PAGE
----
Can we speak in SSB's mother tongue?

Stroke: When you lose your mother tongue

The Chinese Liu Jiayu suddenly speaks only English after a stroke. The woman from the Chinese Hunan Province replied to the Chinese question about her age: "Ninety-four" [94] She had taught English for a long time.

An Englishman suddenly only speaks Welsh after a stroke, even though he has not been in Wales for 70 years. And a German from Thuringia suddenly speaks Swiss German after her stroke, without ever having been to Switzerland. There are even more cases where people suddenly started speaking with a foreign accent or even only in a foreign language after a stroke.

More about stroke: When the blow hits you

This is how our language can change after a stroke

These cases are rare, but there is an explanation, says Anja Lowit, who emigrated from Germany to Great Britain thirty years ago to do research on linguistics and speech therapy. She also deals with changes in language after a stroke.

The cases described above can be divided into two categories. If people only speak one foreign language after a stroke, it is a form of bilingual aphasia. When they speak with what appears to be a foreign accent, it is called the "Foreign Accent Syndrome".

A stroke occurs when a certain part of the brain is no longer supplied with blood. Language changes do not necessarily have to occur only after a stroke. For example, an American student initially only spoke Spanish after a head injury at a football game and a brief coma.

Lowit tells of the case of a British woman who spoke with a seemingly French accent after a severe migraine, or of another patient who spoke with a foreign accent after a vaccination and a week-long illness.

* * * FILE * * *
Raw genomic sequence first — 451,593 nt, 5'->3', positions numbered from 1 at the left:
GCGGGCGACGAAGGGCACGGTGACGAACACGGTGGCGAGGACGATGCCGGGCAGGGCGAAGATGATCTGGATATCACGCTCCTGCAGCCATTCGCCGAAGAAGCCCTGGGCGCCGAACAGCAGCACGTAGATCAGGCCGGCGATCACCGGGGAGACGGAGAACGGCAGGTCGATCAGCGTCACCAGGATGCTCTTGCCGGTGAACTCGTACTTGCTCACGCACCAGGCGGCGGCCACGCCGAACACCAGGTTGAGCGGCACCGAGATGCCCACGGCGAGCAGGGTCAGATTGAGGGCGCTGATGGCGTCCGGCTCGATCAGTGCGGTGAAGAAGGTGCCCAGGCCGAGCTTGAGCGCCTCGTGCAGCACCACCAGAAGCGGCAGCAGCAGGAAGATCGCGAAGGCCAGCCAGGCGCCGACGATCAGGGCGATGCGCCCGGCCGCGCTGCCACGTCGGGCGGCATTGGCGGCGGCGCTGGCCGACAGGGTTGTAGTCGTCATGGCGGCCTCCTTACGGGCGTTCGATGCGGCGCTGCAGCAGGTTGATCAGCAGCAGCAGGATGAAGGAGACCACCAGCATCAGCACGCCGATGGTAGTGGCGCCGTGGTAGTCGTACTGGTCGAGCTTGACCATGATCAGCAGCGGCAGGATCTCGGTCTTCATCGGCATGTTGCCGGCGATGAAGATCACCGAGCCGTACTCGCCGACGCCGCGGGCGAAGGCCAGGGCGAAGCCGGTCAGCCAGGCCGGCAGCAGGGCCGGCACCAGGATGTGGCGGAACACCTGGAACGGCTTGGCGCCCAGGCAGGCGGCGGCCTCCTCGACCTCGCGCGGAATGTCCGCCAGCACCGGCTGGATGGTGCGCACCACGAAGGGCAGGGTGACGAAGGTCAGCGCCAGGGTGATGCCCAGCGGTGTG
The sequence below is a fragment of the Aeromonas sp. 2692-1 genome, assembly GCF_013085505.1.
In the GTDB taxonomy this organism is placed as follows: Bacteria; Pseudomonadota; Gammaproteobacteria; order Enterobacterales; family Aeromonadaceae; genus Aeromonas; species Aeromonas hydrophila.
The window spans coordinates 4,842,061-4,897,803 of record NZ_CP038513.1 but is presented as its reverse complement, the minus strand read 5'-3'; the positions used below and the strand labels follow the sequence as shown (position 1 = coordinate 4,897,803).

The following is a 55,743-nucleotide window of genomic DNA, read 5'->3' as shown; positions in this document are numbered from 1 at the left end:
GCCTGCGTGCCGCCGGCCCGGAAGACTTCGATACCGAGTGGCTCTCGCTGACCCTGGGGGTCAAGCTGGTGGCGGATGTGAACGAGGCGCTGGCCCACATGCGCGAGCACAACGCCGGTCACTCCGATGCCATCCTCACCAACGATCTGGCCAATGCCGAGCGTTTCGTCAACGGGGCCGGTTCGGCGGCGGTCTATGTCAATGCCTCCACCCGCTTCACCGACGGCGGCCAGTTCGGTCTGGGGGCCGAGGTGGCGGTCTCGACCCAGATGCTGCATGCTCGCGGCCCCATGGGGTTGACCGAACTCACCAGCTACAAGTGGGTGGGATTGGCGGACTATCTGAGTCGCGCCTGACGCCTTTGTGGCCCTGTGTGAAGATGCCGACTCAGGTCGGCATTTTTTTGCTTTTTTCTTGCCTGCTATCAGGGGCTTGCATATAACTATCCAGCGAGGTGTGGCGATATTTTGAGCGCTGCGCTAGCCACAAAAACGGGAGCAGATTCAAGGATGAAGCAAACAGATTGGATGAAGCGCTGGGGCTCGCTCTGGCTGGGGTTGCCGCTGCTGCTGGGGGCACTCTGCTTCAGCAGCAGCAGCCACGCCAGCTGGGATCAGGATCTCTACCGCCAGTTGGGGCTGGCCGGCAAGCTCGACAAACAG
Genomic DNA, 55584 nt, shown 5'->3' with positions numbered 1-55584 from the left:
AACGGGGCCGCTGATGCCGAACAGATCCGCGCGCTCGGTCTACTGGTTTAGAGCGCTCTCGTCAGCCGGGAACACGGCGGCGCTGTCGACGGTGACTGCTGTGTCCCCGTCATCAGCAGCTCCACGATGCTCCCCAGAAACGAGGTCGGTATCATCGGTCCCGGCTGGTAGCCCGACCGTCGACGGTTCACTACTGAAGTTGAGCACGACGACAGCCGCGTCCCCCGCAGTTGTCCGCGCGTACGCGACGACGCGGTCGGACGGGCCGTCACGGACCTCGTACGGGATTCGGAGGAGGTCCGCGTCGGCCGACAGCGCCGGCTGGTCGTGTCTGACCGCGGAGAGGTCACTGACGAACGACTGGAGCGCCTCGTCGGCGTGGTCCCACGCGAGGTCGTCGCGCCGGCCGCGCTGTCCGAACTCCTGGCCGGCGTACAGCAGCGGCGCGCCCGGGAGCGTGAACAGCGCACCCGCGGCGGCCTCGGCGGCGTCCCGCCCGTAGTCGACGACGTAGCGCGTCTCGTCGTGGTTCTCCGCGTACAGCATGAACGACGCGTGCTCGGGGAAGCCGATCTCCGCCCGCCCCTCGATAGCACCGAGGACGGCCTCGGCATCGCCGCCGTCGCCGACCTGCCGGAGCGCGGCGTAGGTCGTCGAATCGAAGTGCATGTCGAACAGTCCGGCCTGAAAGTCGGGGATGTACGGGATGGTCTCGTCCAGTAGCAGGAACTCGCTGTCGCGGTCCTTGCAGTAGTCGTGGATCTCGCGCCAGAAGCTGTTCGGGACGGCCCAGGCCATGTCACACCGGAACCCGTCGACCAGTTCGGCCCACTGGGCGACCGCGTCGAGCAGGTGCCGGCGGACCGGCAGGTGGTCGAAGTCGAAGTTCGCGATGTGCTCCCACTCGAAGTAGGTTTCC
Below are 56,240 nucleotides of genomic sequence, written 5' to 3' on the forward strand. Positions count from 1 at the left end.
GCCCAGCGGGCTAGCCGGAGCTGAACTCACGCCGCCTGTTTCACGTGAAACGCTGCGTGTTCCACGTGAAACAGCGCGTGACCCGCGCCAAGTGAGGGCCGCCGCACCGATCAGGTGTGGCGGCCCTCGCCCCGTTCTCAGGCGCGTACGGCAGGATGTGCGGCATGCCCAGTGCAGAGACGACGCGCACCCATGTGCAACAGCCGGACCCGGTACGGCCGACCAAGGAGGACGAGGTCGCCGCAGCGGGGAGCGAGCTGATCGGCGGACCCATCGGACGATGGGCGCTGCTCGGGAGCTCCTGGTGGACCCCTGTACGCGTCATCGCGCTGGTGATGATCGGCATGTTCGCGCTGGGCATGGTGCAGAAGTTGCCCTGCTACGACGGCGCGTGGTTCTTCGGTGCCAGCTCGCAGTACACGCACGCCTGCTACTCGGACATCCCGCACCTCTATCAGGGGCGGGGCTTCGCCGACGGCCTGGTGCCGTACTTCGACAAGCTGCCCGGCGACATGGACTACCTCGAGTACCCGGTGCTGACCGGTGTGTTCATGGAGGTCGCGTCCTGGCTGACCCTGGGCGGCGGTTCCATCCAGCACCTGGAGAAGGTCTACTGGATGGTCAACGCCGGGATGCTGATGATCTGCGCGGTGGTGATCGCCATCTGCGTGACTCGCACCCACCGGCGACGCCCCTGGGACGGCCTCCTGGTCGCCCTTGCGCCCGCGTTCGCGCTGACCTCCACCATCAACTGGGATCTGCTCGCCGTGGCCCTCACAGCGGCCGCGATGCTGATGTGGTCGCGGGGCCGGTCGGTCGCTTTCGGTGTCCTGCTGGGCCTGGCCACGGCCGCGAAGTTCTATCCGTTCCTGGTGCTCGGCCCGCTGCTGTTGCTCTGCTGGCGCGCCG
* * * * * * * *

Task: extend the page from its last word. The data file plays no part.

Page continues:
Suddenly a foreign accent

The Foreign Accent Syndrome is a mixture of different language and speech disorders and is different for each patient. The British woman mentioned hadn't really picked up a French accent. Her different intonation and pronunciation, and possibly grammatical errors as a result of her stroke, simply sounded like a French accent to the ears of British people.

In the English word "garage", for example, she pronounced the "ge" in the back softly, as in French, and emphasized the second syllable with a long a. With the stress on the first syllable, the English garage became a French-sounding "garage".

Those affected are simply no longer able to form certain sounds so well or they are looking for words and correct accentuations. The foreign accent is ascribed to the environment, explains Lowit.

The bumps in the language might sound like a Russian or Chinese accent to people's ears. If you ask different people, different accents may be ascribed to the patient.

Foreign language instead of mother tongue

But what if you not only speak with a foreign-sounding accent, but also in a completely different language? In this case of bilingual aphasia, the language must have been learned beforehand, says Lowit. There are different forms.